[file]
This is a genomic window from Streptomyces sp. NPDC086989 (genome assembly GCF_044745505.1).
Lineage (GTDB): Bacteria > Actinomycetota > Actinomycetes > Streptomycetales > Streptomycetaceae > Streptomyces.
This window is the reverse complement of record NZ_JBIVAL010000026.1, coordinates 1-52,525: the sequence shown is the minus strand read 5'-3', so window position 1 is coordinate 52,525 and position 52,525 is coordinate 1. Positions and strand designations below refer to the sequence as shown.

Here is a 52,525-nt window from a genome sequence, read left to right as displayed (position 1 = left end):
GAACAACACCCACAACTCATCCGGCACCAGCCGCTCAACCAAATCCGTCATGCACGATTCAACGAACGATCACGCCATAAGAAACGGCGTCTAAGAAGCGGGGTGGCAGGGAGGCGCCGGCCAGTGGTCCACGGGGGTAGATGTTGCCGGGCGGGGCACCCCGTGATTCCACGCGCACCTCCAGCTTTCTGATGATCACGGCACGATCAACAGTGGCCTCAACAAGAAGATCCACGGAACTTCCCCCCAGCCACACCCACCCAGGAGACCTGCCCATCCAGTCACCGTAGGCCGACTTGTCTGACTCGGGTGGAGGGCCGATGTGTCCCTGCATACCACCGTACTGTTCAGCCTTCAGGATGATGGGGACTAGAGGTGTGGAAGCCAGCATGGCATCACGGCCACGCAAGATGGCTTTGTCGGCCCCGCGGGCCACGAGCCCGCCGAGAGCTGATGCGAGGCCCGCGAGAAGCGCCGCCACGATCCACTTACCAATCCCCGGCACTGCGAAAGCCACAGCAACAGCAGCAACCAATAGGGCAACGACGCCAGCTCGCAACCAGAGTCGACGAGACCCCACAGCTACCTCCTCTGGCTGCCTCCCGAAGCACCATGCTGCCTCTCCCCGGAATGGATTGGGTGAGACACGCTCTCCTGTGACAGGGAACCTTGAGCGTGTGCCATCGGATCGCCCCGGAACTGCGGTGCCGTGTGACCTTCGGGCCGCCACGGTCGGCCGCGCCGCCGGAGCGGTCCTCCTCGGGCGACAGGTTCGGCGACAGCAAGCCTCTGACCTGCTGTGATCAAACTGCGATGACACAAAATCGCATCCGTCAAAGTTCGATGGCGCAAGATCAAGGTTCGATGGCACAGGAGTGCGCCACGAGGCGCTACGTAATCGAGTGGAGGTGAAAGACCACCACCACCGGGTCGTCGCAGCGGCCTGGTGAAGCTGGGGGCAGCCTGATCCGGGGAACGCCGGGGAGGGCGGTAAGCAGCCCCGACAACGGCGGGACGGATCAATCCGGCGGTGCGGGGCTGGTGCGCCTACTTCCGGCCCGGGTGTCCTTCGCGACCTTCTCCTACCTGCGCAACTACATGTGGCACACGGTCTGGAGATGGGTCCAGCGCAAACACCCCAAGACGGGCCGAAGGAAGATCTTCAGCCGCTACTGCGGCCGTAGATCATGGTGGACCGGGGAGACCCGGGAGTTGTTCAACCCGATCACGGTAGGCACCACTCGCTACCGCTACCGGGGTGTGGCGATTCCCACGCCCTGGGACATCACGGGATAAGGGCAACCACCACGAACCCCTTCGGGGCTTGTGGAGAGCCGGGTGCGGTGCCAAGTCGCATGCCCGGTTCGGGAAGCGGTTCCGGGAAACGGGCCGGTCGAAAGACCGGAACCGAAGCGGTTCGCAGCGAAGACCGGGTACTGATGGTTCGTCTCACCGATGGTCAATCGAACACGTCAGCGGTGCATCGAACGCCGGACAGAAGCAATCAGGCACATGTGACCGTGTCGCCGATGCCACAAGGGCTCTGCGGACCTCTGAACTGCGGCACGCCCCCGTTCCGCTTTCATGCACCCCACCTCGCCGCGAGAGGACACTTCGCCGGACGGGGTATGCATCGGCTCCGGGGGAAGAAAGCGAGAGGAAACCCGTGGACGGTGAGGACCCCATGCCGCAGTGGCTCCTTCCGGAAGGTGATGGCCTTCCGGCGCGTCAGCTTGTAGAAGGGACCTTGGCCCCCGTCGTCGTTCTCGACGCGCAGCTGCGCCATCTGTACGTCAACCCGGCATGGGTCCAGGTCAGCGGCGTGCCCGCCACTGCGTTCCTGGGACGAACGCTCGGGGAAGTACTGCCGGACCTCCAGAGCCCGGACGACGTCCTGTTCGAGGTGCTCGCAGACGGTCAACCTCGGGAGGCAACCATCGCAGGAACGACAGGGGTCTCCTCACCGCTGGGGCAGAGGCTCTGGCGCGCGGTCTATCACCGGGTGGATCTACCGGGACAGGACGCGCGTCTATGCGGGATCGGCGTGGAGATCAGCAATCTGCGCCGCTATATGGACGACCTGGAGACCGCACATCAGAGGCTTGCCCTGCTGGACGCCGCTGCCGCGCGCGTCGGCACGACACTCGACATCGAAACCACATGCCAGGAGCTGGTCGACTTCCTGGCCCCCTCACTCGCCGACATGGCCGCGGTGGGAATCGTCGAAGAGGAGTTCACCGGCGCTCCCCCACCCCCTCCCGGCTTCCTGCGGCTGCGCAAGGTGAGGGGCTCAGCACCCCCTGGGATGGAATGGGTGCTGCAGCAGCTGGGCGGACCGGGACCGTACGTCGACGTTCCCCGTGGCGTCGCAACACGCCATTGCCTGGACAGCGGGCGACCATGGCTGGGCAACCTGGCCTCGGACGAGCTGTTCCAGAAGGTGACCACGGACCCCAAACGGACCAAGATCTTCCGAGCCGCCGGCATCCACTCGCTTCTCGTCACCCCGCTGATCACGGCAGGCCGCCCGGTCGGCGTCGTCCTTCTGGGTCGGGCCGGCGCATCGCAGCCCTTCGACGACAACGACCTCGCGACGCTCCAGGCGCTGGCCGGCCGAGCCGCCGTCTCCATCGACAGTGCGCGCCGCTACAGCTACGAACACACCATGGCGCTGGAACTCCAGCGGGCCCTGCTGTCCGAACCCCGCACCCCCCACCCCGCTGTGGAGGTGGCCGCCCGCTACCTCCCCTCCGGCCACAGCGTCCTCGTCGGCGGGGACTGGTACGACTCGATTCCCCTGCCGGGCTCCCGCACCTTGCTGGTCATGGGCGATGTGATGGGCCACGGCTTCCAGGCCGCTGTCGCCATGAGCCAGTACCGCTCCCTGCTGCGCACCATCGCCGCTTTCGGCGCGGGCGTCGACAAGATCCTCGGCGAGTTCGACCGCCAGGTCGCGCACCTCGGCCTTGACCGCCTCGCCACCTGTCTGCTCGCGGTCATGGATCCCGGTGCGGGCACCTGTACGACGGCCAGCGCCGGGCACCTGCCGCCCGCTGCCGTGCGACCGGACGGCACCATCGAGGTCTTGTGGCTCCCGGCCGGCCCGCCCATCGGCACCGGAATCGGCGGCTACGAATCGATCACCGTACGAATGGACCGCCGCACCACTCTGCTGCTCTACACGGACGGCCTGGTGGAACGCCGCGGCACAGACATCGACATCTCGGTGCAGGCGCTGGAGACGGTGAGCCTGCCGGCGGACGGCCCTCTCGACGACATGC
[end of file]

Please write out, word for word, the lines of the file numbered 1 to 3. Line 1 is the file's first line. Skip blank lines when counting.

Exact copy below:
This is a genomic window from Streptomyces sp. NPDC086989 (genome assembly GCF_044745505.1).
Lineage (GTDB): Bacteria > Actinomycetota > Actinomycetes > Streptomycetales > Streptomycetaceae > Streptomyces.
This window is the reverse complement of record NZ_JBIVAL010000026.1, coordinates 1-52,525: the sequence shown is the minus strand read 5'-3', so window position 1 is coordinate 52,525 and position 52,525 is coordinate 1. Positions and strand designations below refer to the sequence as shown.